March 21, 2010: “Blessed Are the Meek & Merciful”

Posted on : Mar 18th, 2010 | By | Category: This Sunday's Service

I remember once when I was going through the ordination process, I was asked by someone to describe my relationship with Jesus. All I could think of to say was, “I need to get to know him better.”  It takes a lifetime to get to know him, and that is at the core of our faith journey. What did he say, do, stand for; and what does he expect of us, his disciples, as we try to carry on with his work and message? It ain’t easy!

Our six week journey through the beatitudes has shed light on Jesus. As we analyze and ponder the declarations he made at the beginning of the Sermon on the Mount, which we call the beatitudes, we realize how he must have surprised his listeners. We have discovered that in the crowd that day were the poor, sick, oppressed who hung on his words and hoped for his healing touch.

This week we are looking at two beatitudes:

5 Blessed are the meek,

For they shall inherit the earth.

7 Blessed are the merciful,

For they shall obtain mercy.

Certainly there were people in the crowd that day that were meek, and he is telling them they are blessed. Meek does not mean weak or wimpy: it indicates one who is humble and gentle, who is comfortable in his or her own skin. They will inherit the earth because they understand that they already own what God has promised and that cannot be bought with all the riches in the world.

Jesus even   used “meek” to describe himself in the famous scripture in Matthew 11:29:

28“Come to me, all you that are weary and are carrying heavy burdens, and I will give you rest. 29Take my yoke upon you, and learn from me; for I am gentle [meek] and humble in heart, and you will find rest for your souls. 30For my yoke is easy, and my burden is light.”

Were there people in the crowd listening to Jesus who were merciful? Jesus is affirming a core value of our Creator and that is to show mercy. God looked upon Israel with pity and mercy throughout Israel’s tumultuous history, forgiving its evil ways under evil rulers time and time again. The psalmists repeatedly cried out “have mercy on me O God.” The crowd following Jesus was familiar with mercy given. Jesus constantly displayed mercy toward those who were sick and suffering, even forgiving his executioners from the cross. They were familiar with mercy withheld too, for often the roads of Palestine were lined with Roman crucifixions, a merciless, torturous death.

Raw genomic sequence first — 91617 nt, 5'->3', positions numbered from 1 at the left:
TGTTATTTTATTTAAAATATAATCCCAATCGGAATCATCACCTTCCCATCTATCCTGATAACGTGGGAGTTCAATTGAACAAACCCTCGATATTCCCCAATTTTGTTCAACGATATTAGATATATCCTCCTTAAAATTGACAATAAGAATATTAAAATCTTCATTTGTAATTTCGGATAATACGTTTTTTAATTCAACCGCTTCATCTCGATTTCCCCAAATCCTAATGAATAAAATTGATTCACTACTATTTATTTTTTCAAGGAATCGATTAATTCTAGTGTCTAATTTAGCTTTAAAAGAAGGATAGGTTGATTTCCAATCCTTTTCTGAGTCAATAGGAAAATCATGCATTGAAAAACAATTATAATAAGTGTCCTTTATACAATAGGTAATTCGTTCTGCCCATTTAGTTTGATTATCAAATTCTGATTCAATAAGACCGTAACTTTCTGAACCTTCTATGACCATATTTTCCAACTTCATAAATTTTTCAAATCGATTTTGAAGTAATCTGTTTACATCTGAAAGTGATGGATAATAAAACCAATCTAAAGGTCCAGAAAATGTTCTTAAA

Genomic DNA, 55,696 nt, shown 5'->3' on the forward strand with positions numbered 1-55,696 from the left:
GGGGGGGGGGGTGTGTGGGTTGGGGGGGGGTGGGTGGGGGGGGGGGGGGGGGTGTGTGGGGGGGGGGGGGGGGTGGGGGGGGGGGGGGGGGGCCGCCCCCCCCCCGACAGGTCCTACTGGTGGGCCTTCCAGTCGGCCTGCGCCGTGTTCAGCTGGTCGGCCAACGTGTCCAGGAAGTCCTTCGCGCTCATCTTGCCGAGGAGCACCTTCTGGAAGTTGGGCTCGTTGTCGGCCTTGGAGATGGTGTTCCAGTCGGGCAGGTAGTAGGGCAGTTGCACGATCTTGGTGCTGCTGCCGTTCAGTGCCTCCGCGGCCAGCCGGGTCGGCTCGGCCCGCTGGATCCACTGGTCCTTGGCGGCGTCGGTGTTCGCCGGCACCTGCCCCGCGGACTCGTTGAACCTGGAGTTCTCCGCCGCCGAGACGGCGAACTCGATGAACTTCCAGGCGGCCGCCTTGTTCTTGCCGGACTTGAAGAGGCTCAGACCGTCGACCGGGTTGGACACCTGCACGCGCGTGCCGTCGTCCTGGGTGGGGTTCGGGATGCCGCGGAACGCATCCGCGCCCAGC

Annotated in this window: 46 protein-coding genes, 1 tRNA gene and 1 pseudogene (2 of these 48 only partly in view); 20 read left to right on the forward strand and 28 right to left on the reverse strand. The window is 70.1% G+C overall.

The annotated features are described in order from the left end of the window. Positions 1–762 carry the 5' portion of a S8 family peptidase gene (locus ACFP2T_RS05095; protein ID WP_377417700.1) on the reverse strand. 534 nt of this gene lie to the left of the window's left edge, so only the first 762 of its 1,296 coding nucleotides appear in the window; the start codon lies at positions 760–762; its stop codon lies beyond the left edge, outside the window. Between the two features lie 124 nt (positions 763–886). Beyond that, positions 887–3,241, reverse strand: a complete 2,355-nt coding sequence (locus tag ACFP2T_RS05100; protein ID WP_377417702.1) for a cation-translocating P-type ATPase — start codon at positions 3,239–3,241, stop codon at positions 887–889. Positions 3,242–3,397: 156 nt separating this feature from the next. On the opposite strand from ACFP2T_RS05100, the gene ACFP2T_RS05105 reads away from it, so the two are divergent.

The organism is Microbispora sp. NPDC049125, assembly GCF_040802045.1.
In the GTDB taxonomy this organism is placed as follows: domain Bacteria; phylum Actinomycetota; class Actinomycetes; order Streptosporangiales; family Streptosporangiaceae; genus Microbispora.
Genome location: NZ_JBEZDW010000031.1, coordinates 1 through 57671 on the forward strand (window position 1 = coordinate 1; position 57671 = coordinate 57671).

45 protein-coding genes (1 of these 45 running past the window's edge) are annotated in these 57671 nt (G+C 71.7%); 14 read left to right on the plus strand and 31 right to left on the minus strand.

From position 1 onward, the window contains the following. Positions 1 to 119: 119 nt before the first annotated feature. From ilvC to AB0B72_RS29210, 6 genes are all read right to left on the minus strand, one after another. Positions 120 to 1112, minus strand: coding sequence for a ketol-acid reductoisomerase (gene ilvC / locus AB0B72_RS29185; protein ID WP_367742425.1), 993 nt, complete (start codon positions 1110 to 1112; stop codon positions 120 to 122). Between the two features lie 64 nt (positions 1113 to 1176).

These two beatitudes have something else in common. Beneath meek and merciful lurks another word: a word which is tamed by the values of the person who is meek and merciful. Join us on Sunday as we discover this “mystery word,” which Jesus had plenty of and taught us the right way to embody it. And hopefully, it will help us know Jesus just a little bit better……..

See you Sunday!

With love,


This Sunday’s Scripture

Matthew 5:  1-12

You’re Blessed

Jesus’ teaching from the Sermon on the Mount

(The Message, ed. Kobie & Dan)

1-2 When Jesus saw his ministry drawing huge crowds, he climbed a hillside. Those who were apprenticed to him, the committed, climbed with him. Arriving at a quiet place, he sat down and taught them. This is what he said:

3“You’re blessed when you’re at the end of your rope. With less of you there is more of God.

4“You’re blessed when you feel you’ve lost what is most dear to you. Only then can you be embraced by the One most dear to you.

5“You’re blessed when you’re content with just who you are—no more, no less. That’s the moment you find yourselves proud owners of everything that can’t be bought.

6You’re blessed when you never give up in the struggle for justice.  Great is your joy when you experience God’s justice in human relationships.

7“You’re blessed when you care. At the moment of being ‘care-full,’ you find yourselves cared for.

8“You’re blessed when you get your inside world—your mind and heart—put right. Then you can see God in the outside world.

9“You’re blessed when you can show people how to cooperate instead of compete or fight. That’s when you discover who you really are, and your place in God’s family.

10“You’re blessed when your commitment to God’s all-inclusive love provokes persecution. The persecution drives you even deeper into your understanding of the way God wants us to live.

11-12“Not only that—count yourselves blessed every time people put you down or throw you out or speak lies about you to discredit me. What it means is that the truth is too close for comfort and they are uncomfortable. You can be glad when that happens—even give a high-five—for though they don’t like it, I do! And all heaven applauds. And know that you are in good company. My prophets and witnesses have always gotten into this kind of trouble.